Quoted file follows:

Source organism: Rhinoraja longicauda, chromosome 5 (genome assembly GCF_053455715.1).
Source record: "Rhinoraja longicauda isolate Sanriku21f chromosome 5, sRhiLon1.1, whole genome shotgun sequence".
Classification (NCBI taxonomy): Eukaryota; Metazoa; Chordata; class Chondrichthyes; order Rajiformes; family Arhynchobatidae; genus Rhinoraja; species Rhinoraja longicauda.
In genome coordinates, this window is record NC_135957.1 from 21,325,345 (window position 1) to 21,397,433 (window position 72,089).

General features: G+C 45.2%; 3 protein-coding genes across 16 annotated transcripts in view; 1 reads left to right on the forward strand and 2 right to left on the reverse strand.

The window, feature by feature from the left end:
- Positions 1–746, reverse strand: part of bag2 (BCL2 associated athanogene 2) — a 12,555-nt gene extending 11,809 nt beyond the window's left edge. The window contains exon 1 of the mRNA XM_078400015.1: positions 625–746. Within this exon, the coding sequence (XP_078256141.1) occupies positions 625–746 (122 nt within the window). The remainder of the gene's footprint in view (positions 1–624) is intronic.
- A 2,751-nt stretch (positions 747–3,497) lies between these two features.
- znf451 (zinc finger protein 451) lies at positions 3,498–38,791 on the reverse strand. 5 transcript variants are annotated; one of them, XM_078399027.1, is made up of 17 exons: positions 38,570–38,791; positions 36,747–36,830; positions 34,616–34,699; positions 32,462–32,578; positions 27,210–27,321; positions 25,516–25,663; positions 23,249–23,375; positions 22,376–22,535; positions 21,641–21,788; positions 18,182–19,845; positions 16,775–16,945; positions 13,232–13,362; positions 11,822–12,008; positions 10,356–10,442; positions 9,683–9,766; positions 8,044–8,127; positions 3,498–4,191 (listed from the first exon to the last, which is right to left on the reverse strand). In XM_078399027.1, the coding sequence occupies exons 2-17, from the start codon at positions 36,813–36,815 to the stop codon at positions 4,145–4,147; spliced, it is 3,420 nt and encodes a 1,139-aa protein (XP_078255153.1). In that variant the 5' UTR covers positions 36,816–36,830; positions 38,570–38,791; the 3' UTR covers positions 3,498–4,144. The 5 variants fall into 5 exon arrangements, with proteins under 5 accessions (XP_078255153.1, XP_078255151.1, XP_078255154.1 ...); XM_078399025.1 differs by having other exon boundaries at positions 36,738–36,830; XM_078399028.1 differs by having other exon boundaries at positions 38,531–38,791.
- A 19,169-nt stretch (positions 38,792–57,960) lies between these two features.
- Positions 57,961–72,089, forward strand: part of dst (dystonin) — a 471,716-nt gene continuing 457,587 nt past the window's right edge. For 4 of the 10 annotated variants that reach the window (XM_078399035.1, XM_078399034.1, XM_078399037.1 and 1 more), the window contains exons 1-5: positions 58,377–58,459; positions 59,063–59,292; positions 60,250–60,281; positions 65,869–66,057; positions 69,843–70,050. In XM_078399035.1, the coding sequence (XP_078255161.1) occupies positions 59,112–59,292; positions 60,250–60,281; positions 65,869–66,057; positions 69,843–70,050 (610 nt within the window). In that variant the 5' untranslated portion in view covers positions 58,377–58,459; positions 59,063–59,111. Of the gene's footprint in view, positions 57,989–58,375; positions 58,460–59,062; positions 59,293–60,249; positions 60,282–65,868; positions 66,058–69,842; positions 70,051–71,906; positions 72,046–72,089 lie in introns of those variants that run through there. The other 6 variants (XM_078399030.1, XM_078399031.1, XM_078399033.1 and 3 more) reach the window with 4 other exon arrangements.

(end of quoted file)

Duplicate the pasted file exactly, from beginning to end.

Source organism: Rhinoraja longicauda, chromosome 5 (genome assembly GCF_053455715.1).
Source record: "Rhinoraja longicauda isolate Sanriku21f chromosome 5, sRhiLon1.1, whole genome shotgun sequence".
Classification (NCBI taxonomy): Eukaryota; Metazoa; Chordata; class Chondrichthyes; order Rajiformes; family Arhynchobatidae; genus Rhinoraja; species Rhinoraja longicauda.
In genome coordinates, this window is record NC_135957.1 from 21,325,345 (window position 1) to 21,397,433 (window position 72,089).

General features: G+C 45.2%; 3 protein-coding genes across 16 annotated transcripts in view; 1 reads left to right on the forward strand and 2 right to left on the reverse strand.

The window, feature by feature from the left end:
- Positions 1–746, reverse strand: part of bag2 (BCL2 associated athanogene 2) — a 12,555-nt gene extending 11,809 nt beyond the window's left edge. The window contains exon 1 of the mRNA XM_078400015.1: positions 625–746. Within this exon, the coding sequence (XP_078256141.1) occupies positions 625–746 (122 nt within the window). The remainder of the gene's footprint in view (positions 1–624) is intronic.
- A 2,751-nt stretch (positions 747–3,497) lies between these two features.
- znf451 (zinc finger protein 451) lies at positions 3,498–38,791 on the reverse strand. 5 transcript variants are annotated; one of them, XM_078399027.1, is made up of 17 exons: positions 38,570–38,791; positions 36,747–36,830; positions 34,616–34,699; positions 32,462–32,578; positions 27,210–27,321; positions 25,516–25,663; positions 23,249–23,375; positions 22,376–22,535; positions 21,641–21,788; positions 18,182–19,845; positions 16,775–16,945; positions 13,232–13,362; positions 11,822–12,008; positions 10,356–10,442; positions 9,683–9,766; positions 8,044–8,127; positions 3,498–4,191 (listed from the first exon to the last, which is right to left on the reverse strand). In XM_078399027.1, the coding sequence occupies exons 2-17, from the start codon at positions 36,813–36,815 to the stop codon at positions 4,145–4,147; spliced, it is 3,420 nt and encodes a 1,139-aa protein (XP_078255153.1). In that variant the 5' UTR covers positions 36,816–36,830; positions 38,570–38,791; the 3' UTR covers positions 3,498–4,144. The 5 variants fall into 5 exon arrangements, with proteins under 5 accessions (XP_078255153.1, XP_078255151.1, XP_078255154.1 ...); XM_078399025.1 differs by having other exon boundaries at positions 36,738–36,830; XM_078399028.1 differs by having other exon boundaries at positions 38,531–38,791.
- A 19,169-nt stretch (positions 38,792–57,960) lies between these two features.
- Positions 57,961–72,089, forward strand: part of dst (dystonin) — a 471,716-nt gene continuing 457,587 nt past the window's right edge. For 4 of the 10 annotated variants that reach the window (XM_078399035.1, XM_078399034.1, XM_078399037.1 and 1 more), the window contains exons 1-5: positions 58,377–58,459; positions 59,063–59,292; positions 60,250–60,281; positions 65,869–66,057; positions 69,843–70,050. In XM_078399035.1, the coding sequence (XP_078255161.1) occupies positions 59,112–59,292; positions 60,250–60,281; positions 65,869–66,057; positions 69,843–70,050 (610 nt within the window). In that variant the 5' untranslated portion in view covers positions 58,377–58,459; positions 59,063–59,111. Of the gene's footprint in view, positions 57,989–58,375; positions 58,460–59,062; positions 59,293–60,249; positions 60,282–65,868; positions 66,058–69,842; positions 70,051–71,906; positions 72,046–72,089 lie in introns of those variants that run through there. The other 6 variants (XM_078399030.1, XM_078399031.1, XM_078399033.1 and 3 more) reach the window with 4 other exon arrangements.